Feed A Microbe An Unearthly Dish And You Make Your Own Extraterrestrial

July 29, 1998


An Alien Diet

What do extraterrestrials eat? A team of American biologists is starting to explore the possibilities by weaning Earth bacteria onto a diet that they would not normally encounter on this planet.

"We don't know all the possibilities for life," says Andrew Ellington of the University of Texas, Austin. "If we found life on another planet, what could it be like, where could it live, what might it eat?" The search for life on Mars and other planets might eventually answer some of these questions, he said last week at an astrobiology workshop at the NASA Ames Research Center near San Francisco.

Meanwhile, however, Ellington has decided to take a different approach. If he couldn't find an extraterrestrial, he could try to make one instead. The building blocks of life might be very different on another planet, so he and his team decided to see if a terrestrial microbe could adapt to a major change in its diet.

They grew a strain of the bacterium Escherichia coli that can't make the amino acid tryptophan, an essential part of proteins. As a result, it requires a constant supply of tryptophan to grow.

The researchers also gave it a related synthetic amino acid, fluorotryptophan. This might conceivably be an essential component of life on another planet, but to life as we know it, fluorotryptophan is poison. When substituted for tryptophan, the impostor is incorporated into E. coli proteins and cripples the cells, killing them after about three divisions.

When the researchers gave the bacterial cultures a mixture of 95 per cent fluorotryptophan and 5 per cent normal tryptophan, the organisms barely coped and grew only slowly. But after many generations, the microbes started to divide more rapidly, suggesting they had developed mutations that helped them cope with fluorotryptophan's toxic effects. In small steps, the researchers increased the amount of the synthetic amino acid. The cells were eventually able to survive on a diet with 100 per cent fluorotryptophan and have divided for seven generations.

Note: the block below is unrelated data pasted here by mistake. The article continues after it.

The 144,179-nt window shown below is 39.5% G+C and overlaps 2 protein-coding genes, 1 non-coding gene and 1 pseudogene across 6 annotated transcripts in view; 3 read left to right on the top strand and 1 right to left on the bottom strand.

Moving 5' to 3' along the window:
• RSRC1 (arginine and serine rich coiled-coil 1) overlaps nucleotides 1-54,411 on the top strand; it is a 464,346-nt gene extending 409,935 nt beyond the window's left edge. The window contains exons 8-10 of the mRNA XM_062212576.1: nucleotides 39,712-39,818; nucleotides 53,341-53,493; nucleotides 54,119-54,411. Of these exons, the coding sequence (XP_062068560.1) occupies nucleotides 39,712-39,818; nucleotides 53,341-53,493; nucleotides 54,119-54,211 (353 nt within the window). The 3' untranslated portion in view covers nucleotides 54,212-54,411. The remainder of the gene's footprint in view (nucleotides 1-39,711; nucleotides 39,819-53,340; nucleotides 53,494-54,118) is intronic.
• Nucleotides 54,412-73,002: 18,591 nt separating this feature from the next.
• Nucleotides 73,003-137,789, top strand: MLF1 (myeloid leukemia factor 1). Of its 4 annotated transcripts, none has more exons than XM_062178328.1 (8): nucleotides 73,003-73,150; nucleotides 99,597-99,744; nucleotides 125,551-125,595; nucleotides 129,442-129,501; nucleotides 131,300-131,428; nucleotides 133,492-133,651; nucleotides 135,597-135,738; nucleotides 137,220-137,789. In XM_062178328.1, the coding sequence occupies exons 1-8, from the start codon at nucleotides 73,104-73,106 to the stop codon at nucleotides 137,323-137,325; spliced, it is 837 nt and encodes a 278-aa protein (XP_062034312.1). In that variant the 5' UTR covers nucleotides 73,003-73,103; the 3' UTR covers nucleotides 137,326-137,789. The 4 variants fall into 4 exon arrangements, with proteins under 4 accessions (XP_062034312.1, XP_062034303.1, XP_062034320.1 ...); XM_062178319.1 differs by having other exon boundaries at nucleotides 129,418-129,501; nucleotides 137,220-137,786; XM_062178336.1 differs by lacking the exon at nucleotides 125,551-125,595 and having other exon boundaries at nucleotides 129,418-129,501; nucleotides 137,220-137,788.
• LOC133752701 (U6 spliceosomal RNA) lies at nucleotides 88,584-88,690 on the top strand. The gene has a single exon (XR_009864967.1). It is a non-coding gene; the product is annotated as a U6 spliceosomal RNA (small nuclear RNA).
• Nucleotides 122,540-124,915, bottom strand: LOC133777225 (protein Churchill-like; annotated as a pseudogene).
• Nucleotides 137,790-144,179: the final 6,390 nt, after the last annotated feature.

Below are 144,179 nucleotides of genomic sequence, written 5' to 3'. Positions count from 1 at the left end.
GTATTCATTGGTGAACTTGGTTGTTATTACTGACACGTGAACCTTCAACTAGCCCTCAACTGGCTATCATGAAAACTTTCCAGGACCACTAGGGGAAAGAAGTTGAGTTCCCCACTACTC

Author: Philip Cohen
New Scientist issue 1st August, page 14

PLEASE MENTION NEW SCIENTIST AS THE SOURCE OF THIS ARTICLE
-end-


New Scientist

Related Diet Articles from Brightsurf:

What's for dinner? Dolphin diet study
More evidence has emerged to support stricter coastal management, this time focusing on pollution and overfishing in the picturesque tourist waters off Auckland in New Zealand.

Can your diet help protect the environment?
If Americans adhere to global dietary recommendations designed to reduce the impact of food production and consumption, environmental degradation could be reduced by up to 38%, according to a new paper published in the journal Environmental Justice.

Diet may help preserve cognitive function
According to a recent analysis of data from two major eye disease studies, adherence to the Mediterranean diet - high in vegetables, whole grains, fish, and olive oil -- correlates with higher cognitive function.

Diet quality of young people in US
This observational study used national survey data from young people up to age 19 to estimate the overall diet quality of children and teens in the United States and to explore how diet quality has changed from 1999 to 2016.

The keto diet can lead to flu-like symptoms during the first few weeks on the diet
A ketogenic diet can lead to several flu-like symptoms within the first few weeks on the diet.

Reconstructing the diet of fossil vertebrates
Paleodietary studies of the fossil record are impeded by a lack of reliable and unequivocal tracers.

Your gums reveal your diet
Sweet soft drinks and lots of sugar increase the risk of both dental cavities and inflammation of the gums -- known as periodontal diseases -- and if this is the case, then healthy eating habits should be prioritized even more.

Poor diet can lead to blindness
An extreme case of 'fussy' or 'picky' eating caused a young patient's blindness, according to a new case report published today [2 Sep 2019] in Annals of Internal Medicine.

New research on diet and supplements during pregnancy and beyond
The foods and nutrients a woman consumes while pregnant have important health implications for her and her baby.

Special issue: Diet and Health
Diet has major effects on human health. In this special issue of Science, 'Diet and Health,' four Reviews explore the connections between what we eat and our well-being, as well as the continuing controversies in this space.

Read More: Diet News and Diet Current Events
Brightsurf.com is a participant in the Amazon Services LLC Associates Program, an affiliate advertising program designed to provide a means for sites to earn advertising fees by advertising and linking to Amazon.com.